3. The Subordinate Judge, according to his judgment, felt compelled to hold against the respondent because of the accounts (Exh. 32 series) and the entries in the almanac. The High Court has considered these entries carefully and we agree with their line of reasoning in holding that they are not of such a nature and character as to compel the conclusion which the Subordinate Judge thought he was forced to come to. Exhibit 32 series as noticed by the High Court, consists of loose sheets of papers. They have not the probative force of a book of account regularly kept. Being old documents, naturally, the writer is not called and barring the fact that they were produced from the Receiver’s possession there is nothing to show their genuineness. Section 90, Evidence Act, does not help the appellants because this is not a case where the signature of a Particular person is in question or sought to be established.

We do not propose to repeat the reasons given by the High Court to show why these documents are not of that. compelling nature as thought by the Subordinate Judge. They are all well summarized in the judgment of the High Court. In its judgment the High Court has also pointed out the circumstances under which these account sheets, contended to be of the year 1287, were produced and the way in which they came to be noticed in the Receiver’s possession. Bearing in mind these circumstances and the material fact that the important document is not convincingly proved to be of the year 1287 as the figure ‘8’ appears to be torn, we are unable to consider this document as proved of the year 1287.

The appellants relied on the account sheets of the year 1297 and the entries therein to support their case that these sheets contained entries of the birth of Indubala. From these sheets it was sought to be argued that they contain entries in respect of the birth of the only two daughters of Govind Ballab, namely Sabitri and Indubala, and therefore Binodini could not be his natural daughter. As pointed out by the High Court, however these account sheets of 1297 have the appearance of fresh ink and are unreliable. No argument could therefore be based on their genuineness.

4. As regards the entries in the almanac, it is necessary only to point out, as has been done (by the High Court, that these are again loose sheets of papers with blanks left at different places. The writer is of course not available and therefore the weight which could be attached to documents which on the face of them are regularly kept cannot attach to these papers. The sheets and entries could be substituted or interpolated at different places, if one were so minded. Having regard to these defects therefore it is not possible to say that the entries have been made in the regular course of business and have the necessary probative value. In our opinion therefore the conclusion of the High Court is correct.

5. Mr. Umrigar, following the argument of Mr. Chatterjee who argued the main points in the appeal, contended that there was a preliminary objection to the appeal being heard. He argued that after the Subordinate Judge passed the decree in favour of the appellants the respondents filed the appeal, without the necessary court-fees stamp. On the appellant’s objection the matter was discussed before the Registrar who held that ‘ad valorem’ court-fee must be paid on the appeal. At that time the prayer in the memorandum of appeal was “The appeal be allowed and the plaintiffs’ suit be dismissed with costs throughout.”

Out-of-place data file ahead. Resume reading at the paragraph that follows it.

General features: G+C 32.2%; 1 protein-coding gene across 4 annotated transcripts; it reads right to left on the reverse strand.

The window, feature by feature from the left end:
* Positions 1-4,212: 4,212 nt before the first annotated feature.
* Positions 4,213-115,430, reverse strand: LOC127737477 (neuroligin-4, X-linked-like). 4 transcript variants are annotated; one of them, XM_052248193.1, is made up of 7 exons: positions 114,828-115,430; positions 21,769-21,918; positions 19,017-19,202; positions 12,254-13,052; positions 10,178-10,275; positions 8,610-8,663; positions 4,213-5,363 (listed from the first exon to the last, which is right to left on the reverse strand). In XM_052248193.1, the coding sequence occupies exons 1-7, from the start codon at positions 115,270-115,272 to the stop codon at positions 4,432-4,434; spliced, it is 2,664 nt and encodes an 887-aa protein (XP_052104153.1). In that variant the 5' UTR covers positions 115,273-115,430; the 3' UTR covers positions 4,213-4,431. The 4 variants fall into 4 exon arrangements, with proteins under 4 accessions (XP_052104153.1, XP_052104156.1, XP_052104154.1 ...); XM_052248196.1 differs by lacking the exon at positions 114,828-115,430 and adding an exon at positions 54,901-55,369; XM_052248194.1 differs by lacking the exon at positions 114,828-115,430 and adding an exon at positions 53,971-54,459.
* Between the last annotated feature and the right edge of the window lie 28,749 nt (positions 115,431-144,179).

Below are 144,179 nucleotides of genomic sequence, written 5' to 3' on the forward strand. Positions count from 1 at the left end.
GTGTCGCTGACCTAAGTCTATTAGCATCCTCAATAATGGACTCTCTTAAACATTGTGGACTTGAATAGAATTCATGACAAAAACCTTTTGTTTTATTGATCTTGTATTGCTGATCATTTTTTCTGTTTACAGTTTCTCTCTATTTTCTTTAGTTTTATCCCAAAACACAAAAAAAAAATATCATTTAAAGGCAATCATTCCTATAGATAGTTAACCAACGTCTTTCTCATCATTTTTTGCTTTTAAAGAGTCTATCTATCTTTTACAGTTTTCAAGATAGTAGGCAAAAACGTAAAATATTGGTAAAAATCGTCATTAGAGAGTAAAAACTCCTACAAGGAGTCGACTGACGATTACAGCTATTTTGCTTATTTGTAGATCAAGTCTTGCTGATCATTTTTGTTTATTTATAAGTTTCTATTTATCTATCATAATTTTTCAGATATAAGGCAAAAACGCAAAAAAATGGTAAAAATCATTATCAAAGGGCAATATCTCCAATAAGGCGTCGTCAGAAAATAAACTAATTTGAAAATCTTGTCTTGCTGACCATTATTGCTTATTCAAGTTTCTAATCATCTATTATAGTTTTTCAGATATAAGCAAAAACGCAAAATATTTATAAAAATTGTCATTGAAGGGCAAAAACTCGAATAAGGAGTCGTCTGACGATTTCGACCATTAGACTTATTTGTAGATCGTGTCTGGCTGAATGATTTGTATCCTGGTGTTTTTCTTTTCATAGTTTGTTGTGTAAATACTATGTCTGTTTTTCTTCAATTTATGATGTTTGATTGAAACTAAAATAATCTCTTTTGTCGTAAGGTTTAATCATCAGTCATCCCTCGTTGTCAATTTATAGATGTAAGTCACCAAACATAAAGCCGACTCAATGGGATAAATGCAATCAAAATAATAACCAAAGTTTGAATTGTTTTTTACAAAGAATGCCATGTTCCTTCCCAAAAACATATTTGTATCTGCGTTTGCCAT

Following this decision of the Registrar the present respondents prayed for amendment- of their” prayer by adding the following “except delivery of possession of schedules ‘k, kha, ga’, except lot No. 7 of the properties mentioned in the plaint.” When this application came before the Court a Division Bench of the High Court Permitted the amendment at the appellants’ own risk. The matter then again came before the Registrar who while doubting the prudence of the respondents in making the amendment, held that as the memo stood the court-fee was properly paid on the footing that the decree under appeal was only a declaratory decree. When the present respondents’ appeal came for hearing before the High Court, the question of maintainability was argued as a preliminary objection and the High Court held that the objection was sound but allowed the present respondents (who were appellants there) to delete the amendment made by them and gave them time to pay the requisite court-fees.

Mr. Umrigar argued that this order of the High Court was wrong, particularly. because it took away from the appellants their valuable right to plead the bar of limitation if this appeal was treated as filed on the day the requisite court-fees were paid in the High Court. In our opinion this argument has no substance. In the first place, the decree of the Subordinate Judge, as drafted, is only a declaratory decree and contains no order directing delivery of possession. It is true that in the judgment of the Subordinate Judge there are directions about delivery of possession but they do not appear to have been included in the decree as drawn up.

Secondly, the power of the High Court to allow an amendment under S. 149, Civil procedure Code is clearly one under which the plea of the bar of limitation may be ignored. There are decisions at very- high authority taking that view. The contention therefore that by allowing the amendment the High Court took away the present appellants’ valuable right to plead the bar of limitation cannot be accepted. It was a matter of discretion for the High Court and the materials put before us indicate no reason to hold that the discretion was exercised so as to violate any recognised principles of law or that by granting leave to amend any gross injustice has been done. As pointed out by the High Court, the payment of court-fees is a matter primarily between the Government and the present respondents and that was the whole fight in respect of this contention. In our opinion therefore the preliminary objection fails.

6. The appeal is therefore dismissed with costs.